alicante, calpe, featured, spain, travel

The Truth About La Muralla Roja

May 3, 2017

I’m kind of nervous about writing this entry because it’s sort of embarrassing. I like to come across as someone who is good at travelling, will research to the depths of the earth to find the most beautiful, fantastic and unique places to visit and go out of my way to visit them so I can write about my experience. Well, this is the entry where I did that. I researched, I researched and I researched some more until I found one of the most gorgeous buildings ever seen on google images. La Muralla Roja. A striking pink building located by the sea in the tourist town of Calpe, Alicante.As there was a couple of weeks left until my holiday to Valencia, I thought I had enough time to research what I needed to know about La Muralla Roja and how to get there. I researched getting to Calpe, transportation, times, price, where the bus and train stations were in Valencia and Calpe, how long it would take to walk there and back, exactly how long I’d need there, whether you needed to book in advance. The one thing I didn’t research? What La Muralla Roja actually is and whether or not you can visit it. Yep, you heard me. I hopped on a bus at 7am that cost €32 and took four hours (eight in total there and back), only to discover that La Muralla Roja was a private property.

Unfortunately, I only discovered this after being chased away from the building by an angry Spanish lady. But let’s rewind for a second so I can set the scene.It was a hot day and my sister and I had napped on the bus wearing our finest clothes. I wore a little black dress from the Reformation that I bought in their pop-up shop in London and I was excited to show it off in the form of a photoshoot. It wasn’t exactly the most practical thing to wear on the bus, and certainly not practical for trekking through Calpe but whatever. I really wanted to wear this dress because the hundreds of other photographs I’ve seen of La Muralla Roja featured overpriced fast-fashion brands and I wanted to use the location for something good. It sounds super shallow, I know. But these are the stupid things you do when you’re an aspiring eco-fashion blogger.La Muralla Roja was easy to find. There were signs along the way and when we saw the sharp angles of the pastel pink building, it couldn’t have been mistaken for anything else. My sister was skeptical when we arrived because the building looked very much like an apartment block and there was a fence around most of the property. Most is the key word here. The section without the fence was the area in which we arrived. It was a weedy patch of unattended garden at the front of the building and it’s very easy to walk directly through it and enter La Muralla Roja without even realising there’s a fence to keep you away. This is what I did. My sister, the more sensible one, didn’t want to walk through the weeds so tried to get in via the gate. This is when she saw the ‘Prohibido el paso’ sign. It doesn’t take an extensive knowledge of Spanish to understand what this means, but as I was already on the other side and the gate was wide open, she decided to join me.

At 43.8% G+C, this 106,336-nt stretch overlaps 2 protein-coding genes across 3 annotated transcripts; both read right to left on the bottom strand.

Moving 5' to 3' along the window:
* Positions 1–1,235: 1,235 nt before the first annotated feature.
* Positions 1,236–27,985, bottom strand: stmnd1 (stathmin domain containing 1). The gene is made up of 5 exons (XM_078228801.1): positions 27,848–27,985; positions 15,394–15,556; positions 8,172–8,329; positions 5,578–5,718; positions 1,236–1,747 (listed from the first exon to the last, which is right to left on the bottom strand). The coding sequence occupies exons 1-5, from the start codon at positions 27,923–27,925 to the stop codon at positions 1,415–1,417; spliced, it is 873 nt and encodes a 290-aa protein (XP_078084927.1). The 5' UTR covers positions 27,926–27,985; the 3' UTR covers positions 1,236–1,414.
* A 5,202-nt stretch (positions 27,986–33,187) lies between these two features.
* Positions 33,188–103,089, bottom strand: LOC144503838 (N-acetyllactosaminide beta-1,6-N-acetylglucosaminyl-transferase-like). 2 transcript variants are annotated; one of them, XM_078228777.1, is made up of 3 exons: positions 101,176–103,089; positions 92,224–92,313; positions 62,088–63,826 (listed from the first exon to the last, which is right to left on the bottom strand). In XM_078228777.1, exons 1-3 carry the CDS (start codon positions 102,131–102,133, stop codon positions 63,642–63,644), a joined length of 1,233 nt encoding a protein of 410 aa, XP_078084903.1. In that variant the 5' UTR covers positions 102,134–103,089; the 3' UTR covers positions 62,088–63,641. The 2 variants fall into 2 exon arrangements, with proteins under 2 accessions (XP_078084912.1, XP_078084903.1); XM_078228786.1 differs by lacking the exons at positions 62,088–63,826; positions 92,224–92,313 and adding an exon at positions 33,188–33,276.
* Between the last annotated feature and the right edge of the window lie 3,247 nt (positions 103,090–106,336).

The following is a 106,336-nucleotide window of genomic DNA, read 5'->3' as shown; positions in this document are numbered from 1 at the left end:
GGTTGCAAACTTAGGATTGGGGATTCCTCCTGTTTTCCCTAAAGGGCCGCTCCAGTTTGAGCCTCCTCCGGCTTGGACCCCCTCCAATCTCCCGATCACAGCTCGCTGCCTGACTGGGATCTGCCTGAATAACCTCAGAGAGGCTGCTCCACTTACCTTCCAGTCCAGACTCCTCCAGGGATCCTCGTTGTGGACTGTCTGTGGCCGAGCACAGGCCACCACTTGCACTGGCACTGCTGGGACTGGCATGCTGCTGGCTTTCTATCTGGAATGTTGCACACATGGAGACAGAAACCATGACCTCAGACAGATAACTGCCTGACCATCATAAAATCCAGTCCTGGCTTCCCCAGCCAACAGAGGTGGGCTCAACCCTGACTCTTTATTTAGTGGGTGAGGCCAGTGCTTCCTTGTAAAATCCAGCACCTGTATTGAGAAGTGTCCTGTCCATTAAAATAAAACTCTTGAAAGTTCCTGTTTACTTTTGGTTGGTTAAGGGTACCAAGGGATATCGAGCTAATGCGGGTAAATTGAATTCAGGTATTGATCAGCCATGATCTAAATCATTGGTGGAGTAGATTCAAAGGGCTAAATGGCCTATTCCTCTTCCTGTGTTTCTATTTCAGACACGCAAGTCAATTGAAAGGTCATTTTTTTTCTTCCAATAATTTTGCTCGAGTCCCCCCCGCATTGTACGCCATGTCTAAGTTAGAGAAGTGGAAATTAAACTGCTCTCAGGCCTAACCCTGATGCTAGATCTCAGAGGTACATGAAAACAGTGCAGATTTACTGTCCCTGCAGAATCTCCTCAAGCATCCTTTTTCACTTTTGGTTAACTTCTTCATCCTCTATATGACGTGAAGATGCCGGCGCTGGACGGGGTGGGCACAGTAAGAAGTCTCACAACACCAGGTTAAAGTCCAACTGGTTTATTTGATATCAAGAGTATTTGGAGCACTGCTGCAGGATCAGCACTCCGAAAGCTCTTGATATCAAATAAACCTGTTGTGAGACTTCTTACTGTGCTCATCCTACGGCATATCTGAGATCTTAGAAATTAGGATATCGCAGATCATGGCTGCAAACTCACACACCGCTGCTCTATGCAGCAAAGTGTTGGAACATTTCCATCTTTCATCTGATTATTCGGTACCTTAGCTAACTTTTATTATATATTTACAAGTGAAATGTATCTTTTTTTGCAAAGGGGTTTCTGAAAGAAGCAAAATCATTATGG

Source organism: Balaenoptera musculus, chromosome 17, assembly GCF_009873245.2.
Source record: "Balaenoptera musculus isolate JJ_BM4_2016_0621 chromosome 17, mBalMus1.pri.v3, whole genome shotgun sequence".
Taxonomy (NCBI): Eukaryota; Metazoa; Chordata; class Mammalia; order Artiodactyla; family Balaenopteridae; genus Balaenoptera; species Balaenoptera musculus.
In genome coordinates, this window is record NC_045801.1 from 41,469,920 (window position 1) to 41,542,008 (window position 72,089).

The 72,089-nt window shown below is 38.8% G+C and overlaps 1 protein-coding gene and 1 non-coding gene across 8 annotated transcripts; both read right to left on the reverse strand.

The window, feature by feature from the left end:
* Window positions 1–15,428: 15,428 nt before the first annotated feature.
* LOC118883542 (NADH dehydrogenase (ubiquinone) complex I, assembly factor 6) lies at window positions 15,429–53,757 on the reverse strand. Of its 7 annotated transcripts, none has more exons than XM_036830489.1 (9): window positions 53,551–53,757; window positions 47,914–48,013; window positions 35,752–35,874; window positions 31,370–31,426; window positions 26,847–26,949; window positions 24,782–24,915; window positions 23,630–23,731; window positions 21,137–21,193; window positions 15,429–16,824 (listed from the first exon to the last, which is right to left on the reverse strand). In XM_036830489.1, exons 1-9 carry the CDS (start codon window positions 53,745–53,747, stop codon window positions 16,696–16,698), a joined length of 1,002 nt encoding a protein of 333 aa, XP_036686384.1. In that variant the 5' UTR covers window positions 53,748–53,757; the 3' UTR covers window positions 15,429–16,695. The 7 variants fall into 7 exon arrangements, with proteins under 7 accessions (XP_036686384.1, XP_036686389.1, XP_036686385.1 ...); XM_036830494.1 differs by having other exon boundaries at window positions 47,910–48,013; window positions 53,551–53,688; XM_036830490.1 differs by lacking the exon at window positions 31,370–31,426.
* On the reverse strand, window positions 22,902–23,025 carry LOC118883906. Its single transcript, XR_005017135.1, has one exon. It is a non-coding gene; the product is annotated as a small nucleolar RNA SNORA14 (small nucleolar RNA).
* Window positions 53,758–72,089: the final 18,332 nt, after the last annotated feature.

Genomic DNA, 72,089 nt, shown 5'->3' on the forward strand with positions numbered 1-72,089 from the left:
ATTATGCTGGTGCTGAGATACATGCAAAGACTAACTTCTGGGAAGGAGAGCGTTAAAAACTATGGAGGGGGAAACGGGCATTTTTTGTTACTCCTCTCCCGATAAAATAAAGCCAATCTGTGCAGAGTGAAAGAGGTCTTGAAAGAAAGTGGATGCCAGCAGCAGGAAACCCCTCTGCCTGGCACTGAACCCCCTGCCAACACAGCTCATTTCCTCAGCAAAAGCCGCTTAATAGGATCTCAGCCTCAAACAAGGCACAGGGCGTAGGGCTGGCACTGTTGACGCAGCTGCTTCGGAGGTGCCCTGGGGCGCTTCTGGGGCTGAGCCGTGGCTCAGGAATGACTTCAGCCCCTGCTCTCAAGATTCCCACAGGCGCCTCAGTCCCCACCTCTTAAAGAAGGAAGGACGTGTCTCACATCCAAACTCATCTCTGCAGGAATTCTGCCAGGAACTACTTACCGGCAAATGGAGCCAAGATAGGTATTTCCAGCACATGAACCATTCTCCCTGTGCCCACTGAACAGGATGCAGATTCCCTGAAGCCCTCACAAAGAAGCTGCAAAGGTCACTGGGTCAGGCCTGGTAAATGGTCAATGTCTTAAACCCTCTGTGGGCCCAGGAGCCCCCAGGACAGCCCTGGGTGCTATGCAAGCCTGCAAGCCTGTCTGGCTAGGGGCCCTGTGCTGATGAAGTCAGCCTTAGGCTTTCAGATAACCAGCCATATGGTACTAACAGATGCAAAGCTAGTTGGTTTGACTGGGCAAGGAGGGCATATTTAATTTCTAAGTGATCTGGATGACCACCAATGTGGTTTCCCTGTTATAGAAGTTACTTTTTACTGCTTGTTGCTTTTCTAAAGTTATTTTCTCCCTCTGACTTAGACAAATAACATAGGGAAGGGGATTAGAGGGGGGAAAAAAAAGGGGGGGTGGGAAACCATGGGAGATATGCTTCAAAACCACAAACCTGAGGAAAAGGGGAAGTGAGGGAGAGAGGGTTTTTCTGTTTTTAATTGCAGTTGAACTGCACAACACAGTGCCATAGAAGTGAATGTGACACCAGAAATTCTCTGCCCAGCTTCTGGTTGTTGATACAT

“Are you sure we’re allowed here?” Rebecca asked me as I posed for some pictures on the pink stairs.